I’ve been hearing from many athletes lately about the (hopeful) return of summer and fall races. Mileage ramping up. Adventures to look forward to. Giving special attention to day to day workout recovery.
After going virtually no where for the last 14 months, save a weeklong trip over the cascades last summer to spend a few days running and adventuring and seeing no one else, I signed up for a race (out of state!) earlier this week. And then promptly realized I should have double-checked that William and I were in firm agreement about the trip before committing for the both of us.
Oops. Apologies accepted and forgivenesses offered – the excitement is real!
Over on the Run Journal at Territory Run Co., I’ve shared another seasonal recipe series for a day of eating. As per usual, my idea was to keep ingredients seasonal and simple, with balanced flavors, and of course nutritionally sound for a solid day of fueling busy (and likely active) bodies.
Usually when I test recipes multiple times when working on new ideas, I get burnt out on them and quickly move on after sharing. This hasn’t been the case with this trio. They’ve been on repeat in various renditions for the last couple months. My favorite is definitely the soup. It’s super delicious.
Get the full article and recipes here, and check out some of the other great trail running articles submitted by other content ambassadors while you’re at it — there are so many good ones.
Dropping in to share a realtime lunch idea for you all lately. This is a meal concept that’s super seasonal, which makes it all the more delicious.
Food Confusion and Eating Seasonally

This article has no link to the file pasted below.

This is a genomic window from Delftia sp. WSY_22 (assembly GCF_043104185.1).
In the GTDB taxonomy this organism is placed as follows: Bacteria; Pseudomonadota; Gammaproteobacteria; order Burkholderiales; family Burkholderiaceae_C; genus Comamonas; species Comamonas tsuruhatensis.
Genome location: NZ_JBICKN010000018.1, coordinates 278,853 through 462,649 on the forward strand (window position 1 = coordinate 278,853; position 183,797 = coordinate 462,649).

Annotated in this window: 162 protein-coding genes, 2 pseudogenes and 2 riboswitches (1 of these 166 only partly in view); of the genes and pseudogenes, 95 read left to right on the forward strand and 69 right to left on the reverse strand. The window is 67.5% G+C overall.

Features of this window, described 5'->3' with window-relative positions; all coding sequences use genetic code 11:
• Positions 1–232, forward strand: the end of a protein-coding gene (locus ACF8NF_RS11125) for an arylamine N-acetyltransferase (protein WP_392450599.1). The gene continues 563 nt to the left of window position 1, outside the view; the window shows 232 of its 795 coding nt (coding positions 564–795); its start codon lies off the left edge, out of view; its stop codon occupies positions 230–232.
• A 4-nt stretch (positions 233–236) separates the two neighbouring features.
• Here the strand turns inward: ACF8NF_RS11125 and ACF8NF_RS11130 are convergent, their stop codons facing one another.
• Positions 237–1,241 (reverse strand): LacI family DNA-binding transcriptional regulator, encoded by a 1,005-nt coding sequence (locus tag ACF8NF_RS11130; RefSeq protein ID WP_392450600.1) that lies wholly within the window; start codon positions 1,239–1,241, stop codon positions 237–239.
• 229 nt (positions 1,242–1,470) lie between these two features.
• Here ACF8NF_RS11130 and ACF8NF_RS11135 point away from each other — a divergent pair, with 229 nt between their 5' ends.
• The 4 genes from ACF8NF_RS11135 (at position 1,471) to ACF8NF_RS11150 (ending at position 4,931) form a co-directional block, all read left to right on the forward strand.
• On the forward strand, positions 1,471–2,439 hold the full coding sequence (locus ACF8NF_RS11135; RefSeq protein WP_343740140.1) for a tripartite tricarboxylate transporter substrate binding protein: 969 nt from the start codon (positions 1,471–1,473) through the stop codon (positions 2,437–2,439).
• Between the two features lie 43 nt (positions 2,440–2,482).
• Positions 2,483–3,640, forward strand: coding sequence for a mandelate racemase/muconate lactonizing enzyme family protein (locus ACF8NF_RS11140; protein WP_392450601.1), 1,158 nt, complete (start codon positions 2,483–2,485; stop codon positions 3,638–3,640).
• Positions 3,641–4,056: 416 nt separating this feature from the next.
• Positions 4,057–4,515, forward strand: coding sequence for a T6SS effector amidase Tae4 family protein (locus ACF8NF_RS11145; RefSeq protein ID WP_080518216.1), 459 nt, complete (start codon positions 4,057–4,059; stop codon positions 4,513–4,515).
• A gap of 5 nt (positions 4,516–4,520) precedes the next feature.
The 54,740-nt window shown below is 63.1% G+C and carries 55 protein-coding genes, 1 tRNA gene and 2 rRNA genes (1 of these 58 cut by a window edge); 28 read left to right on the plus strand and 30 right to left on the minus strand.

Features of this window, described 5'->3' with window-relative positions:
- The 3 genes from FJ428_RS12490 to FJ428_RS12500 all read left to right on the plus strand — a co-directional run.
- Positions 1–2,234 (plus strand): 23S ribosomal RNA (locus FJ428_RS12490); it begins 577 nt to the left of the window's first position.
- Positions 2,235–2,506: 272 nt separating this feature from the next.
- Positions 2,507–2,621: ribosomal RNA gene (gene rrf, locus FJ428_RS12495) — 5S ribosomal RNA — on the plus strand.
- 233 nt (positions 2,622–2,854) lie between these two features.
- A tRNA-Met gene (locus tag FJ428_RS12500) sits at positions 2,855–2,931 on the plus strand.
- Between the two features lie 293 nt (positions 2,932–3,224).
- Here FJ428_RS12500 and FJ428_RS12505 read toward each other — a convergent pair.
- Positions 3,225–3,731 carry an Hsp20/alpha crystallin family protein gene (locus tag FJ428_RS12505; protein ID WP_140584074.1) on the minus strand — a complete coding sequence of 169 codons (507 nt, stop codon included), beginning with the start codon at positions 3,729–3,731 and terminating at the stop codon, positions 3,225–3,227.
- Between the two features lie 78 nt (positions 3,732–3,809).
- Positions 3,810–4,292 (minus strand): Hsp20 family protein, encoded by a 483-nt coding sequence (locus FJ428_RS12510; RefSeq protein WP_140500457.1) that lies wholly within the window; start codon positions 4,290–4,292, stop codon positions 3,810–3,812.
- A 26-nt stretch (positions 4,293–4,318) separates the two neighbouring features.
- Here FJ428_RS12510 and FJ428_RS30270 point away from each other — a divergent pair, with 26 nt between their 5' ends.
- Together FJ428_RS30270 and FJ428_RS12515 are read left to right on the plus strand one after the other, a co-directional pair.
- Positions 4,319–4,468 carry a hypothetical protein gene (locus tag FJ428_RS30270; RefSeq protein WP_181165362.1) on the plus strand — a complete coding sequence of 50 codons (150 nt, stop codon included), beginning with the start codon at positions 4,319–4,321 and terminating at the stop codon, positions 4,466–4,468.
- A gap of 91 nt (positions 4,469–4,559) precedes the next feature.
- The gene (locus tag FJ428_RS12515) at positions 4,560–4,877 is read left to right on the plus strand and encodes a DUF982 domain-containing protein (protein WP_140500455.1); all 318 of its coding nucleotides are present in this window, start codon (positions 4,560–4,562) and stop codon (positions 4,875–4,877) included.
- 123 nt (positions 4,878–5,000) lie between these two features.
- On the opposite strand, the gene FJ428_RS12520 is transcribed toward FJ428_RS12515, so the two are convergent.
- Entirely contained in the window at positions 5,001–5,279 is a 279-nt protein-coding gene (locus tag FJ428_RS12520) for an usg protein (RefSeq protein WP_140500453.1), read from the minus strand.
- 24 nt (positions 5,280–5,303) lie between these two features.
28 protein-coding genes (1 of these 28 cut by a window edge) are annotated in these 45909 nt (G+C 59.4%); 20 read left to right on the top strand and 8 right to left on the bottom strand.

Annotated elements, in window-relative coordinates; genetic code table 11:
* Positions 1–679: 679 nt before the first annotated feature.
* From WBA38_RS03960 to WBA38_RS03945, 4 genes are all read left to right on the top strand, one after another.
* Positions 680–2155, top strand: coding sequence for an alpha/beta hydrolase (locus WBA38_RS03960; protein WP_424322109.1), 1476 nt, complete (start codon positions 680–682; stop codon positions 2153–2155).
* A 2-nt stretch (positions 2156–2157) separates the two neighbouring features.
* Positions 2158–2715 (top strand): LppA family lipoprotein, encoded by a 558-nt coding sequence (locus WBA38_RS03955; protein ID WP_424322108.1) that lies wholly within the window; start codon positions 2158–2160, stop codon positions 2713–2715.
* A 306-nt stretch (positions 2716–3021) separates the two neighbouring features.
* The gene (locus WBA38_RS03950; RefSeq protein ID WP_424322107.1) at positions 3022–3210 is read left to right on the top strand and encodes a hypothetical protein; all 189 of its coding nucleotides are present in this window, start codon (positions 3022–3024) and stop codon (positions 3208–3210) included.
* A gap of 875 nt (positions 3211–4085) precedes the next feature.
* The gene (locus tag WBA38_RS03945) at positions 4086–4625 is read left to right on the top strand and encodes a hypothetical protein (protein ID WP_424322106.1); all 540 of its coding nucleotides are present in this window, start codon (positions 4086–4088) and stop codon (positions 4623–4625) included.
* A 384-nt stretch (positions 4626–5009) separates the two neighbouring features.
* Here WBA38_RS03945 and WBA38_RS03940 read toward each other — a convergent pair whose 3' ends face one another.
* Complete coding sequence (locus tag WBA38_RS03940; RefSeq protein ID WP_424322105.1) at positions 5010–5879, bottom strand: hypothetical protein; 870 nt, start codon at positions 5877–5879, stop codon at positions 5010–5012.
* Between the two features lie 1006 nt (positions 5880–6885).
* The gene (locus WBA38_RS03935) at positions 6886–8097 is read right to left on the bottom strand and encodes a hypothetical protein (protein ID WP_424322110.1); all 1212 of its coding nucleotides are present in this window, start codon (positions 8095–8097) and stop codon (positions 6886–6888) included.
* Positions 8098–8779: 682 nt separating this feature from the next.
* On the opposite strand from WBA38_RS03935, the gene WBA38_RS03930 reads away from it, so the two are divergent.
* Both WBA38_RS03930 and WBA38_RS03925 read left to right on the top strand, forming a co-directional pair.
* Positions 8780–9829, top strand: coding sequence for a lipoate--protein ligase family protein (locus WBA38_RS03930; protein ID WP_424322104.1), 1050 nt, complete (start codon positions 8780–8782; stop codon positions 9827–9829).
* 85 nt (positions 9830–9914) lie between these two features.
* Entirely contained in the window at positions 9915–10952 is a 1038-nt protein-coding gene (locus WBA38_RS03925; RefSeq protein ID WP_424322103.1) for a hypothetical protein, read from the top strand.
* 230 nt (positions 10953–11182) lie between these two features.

I know some of you who read this regularly may not eat eggs. But some of you do. I’ve personally waxed and waned about eggs and many other foods over the years but ultimately have come right back to my initial conclusion: Eating is personal. And over time you change, go through phases, or learn more of what is needed to sustain you.
One thing that is very personal to me about eating is seasonality and locality. It’s what helped me through a time when I was as perplexed about what to eat as some of you – when I was following too many food trends and afraid of what to put in my body or of eating “too much.” I compared myself to everyone around me but I didn’t know how to gauge my own hunger, symptoms of imbalance, or simply get out of my head and into my body.
William began keeping hens about three years ago, and prior to that I had largely avoided eggs for several years. That phase where eggs didn’t sound good, I didn’t like spending $7+ per dozen for local eggs, and didn’t like the conditions involved in the traditional egg production industry. But also that phase where I was following trends and wasn’t entirely eating for me.
And so, slowly, two new chicks each spring that began laying a few months later and brought such big personalities. I grew up on a farm with lots of various animals but in the years in between that time and the introduction of our first two hens, Marge and Pepper, I had somewhat forgotten how every animal comes with her own personality and desire to please.
It’s normal for hens to stop producing eggs over the winter due to less daylength and it being cold outside. Though this winter has actually been the first for ours to take a break. Not being a daily or often even a weekly egg-eater, the winter egg break was just fine at first. But as it went on for weeks and then became a few solid months, I started to realize how I was dropping even more into the quiet of the winter season – and eating even more that way too.
Eating seasonally traditionally means less variety and abundance in the winter. It also traditionally means a change in gut microbes that can help us break down the foods that are in season.